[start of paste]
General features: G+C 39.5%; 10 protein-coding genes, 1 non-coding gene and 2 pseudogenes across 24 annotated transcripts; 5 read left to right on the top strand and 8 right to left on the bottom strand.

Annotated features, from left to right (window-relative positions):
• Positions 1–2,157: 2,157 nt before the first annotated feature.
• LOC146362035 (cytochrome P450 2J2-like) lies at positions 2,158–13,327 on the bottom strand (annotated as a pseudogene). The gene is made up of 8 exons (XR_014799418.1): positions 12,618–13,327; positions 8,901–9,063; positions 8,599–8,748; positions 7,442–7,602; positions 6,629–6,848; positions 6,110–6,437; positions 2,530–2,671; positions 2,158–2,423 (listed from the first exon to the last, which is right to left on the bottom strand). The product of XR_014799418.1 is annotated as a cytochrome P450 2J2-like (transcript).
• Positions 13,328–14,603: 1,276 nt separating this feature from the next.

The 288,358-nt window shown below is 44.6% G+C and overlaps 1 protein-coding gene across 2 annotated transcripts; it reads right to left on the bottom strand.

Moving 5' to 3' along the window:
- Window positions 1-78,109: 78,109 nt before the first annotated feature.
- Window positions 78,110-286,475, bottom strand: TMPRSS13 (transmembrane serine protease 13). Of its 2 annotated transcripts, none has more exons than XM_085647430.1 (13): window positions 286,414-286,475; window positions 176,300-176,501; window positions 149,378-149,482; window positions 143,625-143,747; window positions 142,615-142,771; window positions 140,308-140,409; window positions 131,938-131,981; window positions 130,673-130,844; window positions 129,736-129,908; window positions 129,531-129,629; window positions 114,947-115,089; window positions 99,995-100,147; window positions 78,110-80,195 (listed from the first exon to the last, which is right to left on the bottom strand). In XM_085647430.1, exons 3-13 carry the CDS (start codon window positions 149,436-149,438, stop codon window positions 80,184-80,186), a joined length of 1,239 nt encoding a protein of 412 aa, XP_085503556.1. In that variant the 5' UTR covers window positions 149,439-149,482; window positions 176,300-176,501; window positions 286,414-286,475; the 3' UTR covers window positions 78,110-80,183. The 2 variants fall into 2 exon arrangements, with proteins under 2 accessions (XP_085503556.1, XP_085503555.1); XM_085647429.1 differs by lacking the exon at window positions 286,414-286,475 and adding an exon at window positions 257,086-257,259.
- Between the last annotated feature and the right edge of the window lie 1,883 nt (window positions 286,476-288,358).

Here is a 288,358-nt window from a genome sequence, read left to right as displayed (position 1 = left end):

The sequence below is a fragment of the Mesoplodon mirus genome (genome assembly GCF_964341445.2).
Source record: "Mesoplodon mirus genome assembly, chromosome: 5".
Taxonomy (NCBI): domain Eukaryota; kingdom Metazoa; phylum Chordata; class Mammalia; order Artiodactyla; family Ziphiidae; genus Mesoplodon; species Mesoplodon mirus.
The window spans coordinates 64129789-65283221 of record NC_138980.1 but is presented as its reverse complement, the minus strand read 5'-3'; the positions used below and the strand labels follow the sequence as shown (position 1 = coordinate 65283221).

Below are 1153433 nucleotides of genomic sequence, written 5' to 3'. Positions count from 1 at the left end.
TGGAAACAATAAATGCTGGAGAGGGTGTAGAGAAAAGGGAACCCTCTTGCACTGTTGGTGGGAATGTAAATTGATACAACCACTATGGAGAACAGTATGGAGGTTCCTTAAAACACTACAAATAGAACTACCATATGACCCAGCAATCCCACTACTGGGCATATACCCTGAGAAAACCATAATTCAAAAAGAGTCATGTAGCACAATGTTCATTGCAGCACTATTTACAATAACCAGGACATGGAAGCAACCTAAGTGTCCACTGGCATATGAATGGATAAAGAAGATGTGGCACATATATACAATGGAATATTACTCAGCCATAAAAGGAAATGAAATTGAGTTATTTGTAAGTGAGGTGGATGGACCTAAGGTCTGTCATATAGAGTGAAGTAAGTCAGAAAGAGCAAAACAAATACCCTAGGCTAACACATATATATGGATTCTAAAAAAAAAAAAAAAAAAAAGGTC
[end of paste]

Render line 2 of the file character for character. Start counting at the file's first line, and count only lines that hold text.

Annotated features, from left to right (window-relative positions):